I’m working on the next of the Burke books. All of the books in this series have a fight in somewhere. It may be a pitched battle between armies or a one-to-one fight. (I’ve had readers insist that there must always be some violence, That’s surely reasonable for action-adventure books, which these are.) In the latest, one of the fights involves seeing off a group of bad men who are forcing themselves on a beautiful woman. Fans of Lee Child’s ‘Reacher’ series will recognise the situation because Reacher has to deal with it in so many of the books. (There’s an example here: Jack Reacher (2012) – 5 Against 1 Scene (3/10) | Movieclips – YouTube)

I asked a friend if they thought it was too much like a Reacher fight. I used the word ‘derivative’. He replied, “It is very derivative of Lee Child but few people complain if they’re told they look exactly like George Clooney….”

I thought this was quite amusing and very flattering and I posted his response on my social media. A few people seemed to share my views but I got a couple of comments suggesting that being “derivative” was very undesirable and borderline immoral.

This got me thinking. How much do writers borrow from this style of other authors and does it matter?

It’s a real issue for me. Paul Collard (a much more successful historical fiction author than I am) described James Burke as “James Bond in breeches”. It’s a nice description because the Burke series consciously models itself on some aspects of the James Bond franchise. There’s a spymaster very like M, there’s always a girl, there is always a fight (see above) and Burke, like Bond, is sometimes morally ambiguous but will, in the end, do the right thing for his country. There’s a very clear nod to On Her Majesty’s Secret Service in one of the plots too. (I won’t say which one because Spoilers.) Not everyone will pick up the Bond connection but I think those who do will enjoy the books more for that. They are classic action-adventure spy stories, albeit in a carefully researched historical context, and people who enjoy action-adventure often enjoy these tropes. I don’t think I’m about to apologise for them.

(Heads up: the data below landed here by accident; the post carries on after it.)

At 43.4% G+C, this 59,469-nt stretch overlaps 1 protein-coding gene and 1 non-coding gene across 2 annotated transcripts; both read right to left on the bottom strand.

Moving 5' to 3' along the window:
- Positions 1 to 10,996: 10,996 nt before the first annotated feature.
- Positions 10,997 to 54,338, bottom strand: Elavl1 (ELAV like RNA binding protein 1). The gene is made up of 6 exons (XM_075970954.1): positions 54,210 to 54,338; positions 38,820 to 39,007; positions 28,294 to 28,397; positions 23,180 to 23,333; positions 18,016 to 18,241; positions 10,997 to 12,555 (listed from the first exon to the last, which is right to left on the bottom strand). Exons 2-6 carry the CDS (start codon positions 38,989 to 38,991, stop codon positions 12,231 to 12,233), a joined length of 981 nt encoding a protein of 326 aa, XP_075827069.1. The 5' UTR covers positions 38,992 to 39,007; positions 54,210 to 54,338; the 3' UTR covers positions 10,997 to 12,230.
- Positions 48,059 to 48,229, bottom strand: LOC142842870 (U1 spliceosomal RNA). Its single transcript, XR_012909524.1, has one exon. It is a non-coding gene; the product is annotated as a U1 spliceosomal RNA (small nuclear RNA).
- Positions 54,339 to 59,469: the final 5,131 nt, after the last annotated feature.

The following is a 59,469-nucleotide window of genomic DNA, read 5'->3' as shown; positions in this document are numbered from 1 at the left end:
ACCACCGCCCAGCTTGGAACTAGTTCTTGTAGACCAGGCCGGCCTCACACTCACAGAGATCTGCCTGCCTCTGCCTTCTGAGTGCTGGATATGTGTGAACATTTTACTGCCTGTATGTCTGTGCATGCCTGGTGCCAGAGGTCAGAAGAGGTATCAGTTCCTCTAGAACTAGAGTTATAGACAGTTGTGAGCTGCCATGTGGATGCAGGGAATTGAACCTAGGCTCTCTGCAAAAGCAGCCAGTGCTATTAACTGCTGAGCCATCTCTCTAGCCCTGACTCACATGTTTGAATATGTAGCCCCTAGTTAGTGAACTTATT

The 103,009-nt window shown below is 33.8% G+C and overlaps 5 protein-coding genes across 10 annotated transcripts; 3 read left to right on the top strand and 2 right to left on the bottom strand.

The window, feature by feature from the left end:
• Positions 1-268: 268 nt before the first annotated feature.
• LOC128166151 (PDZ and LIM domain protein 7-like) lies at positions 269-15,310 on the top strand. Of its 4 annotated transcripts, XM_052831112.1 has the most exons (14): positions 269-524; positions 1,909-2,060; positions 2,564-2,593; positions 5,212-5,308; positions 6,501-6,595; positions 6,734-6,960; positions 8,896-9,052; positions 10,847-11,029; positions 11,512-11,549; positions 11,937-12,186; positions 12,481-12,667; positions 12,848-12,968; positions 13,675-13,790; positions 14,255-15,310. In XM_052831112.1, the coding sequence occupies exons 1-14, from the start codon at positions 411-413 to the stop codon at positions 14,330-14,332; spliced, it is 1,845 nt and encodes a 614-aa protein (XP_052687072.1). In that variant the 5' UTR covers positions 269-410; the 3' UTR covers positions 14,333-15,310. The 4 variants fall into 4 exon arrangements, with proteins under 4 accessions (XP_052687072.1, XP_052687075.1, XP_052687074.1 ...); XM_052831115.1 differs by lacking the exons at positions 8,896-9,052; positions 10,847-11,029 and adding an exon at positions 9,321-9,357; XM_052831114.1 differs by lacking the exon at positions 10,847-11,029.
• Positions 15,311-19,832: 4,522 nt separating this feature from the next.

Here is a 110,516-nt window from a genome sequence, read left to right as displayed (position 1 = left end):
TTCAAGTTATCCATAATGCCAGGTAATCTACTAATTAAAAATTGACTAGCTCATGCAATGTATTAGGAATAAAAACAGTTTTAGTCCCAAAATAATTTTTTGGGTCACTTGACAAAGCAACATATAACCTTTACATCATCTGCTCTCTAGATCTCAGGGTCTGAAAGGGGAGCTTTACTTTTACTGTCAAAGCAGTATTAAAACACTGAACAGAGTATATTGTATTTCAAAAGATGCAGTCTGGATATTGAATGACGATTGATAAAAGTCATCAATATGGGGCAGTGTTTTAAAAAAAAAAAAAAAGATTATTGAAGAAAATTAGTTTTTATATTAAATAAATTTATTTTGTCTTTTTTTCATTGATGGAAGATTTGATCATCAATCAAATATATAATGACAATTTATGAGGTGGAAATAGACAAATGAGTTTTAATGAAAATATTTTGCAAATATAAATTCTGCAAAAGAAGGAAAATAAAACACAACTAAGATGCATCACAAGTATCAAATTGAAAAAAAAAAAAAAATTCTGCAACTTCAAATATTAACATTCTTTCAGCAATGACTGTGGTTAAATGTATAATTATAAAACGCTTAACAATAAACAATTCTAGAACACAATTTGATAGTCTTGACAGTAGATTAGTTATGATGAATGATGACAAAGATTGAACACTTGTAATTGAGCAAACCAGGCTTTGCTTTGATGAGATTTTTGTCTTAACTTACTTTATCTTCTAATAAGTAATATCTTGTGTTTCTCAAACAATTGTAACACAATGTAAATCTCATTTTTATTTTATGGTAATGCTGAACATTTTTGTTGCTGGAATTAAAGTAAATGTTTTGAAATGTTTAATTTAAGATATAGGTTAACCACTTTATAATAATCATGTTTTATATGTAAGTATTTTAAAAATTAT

The John Williamson papers are very different from the Burke series and poor conflicted John Williamson isn’t like James Bond at all. But a leading publisher described The White Rajah as “reminiscent of William Golding”. He decided to pass on the book in the end but that comment was intended as praise, not criticism.

It’s the Galbraith & Pole fantasy stories that are most awkward on the ‘Are you just ripping off other authors?’ front. The fact is that they are very like Ben Aaranovitch’s excellent Rivers of London series and that is a bit embarrassing. But I only know about this because a reader remarked on it. When I wrote Something Wicked (which introduced my vampire policeman, Chief Inspector Pole) I had never heard of Rivers of London, let alone read it. Anyway, I doubt Ben Aaronovitch is going to get too agitated: in the introduction to one of his Dr Who ‘New Adventures’ books he wrote, “Talent borrows and genius steals, New Adventures writers get it off the back of a lorry, no questions asked.”

Nobody writes in a vacuum. Almost all modern cosy crime mysteries owe something to Agatha Christie and you can’t write about vampires without a nod to Dracula. Everything has been done before by someone, somewhere. All us poor writers can do is try to build something new and interesting on the foundations we have inherited.

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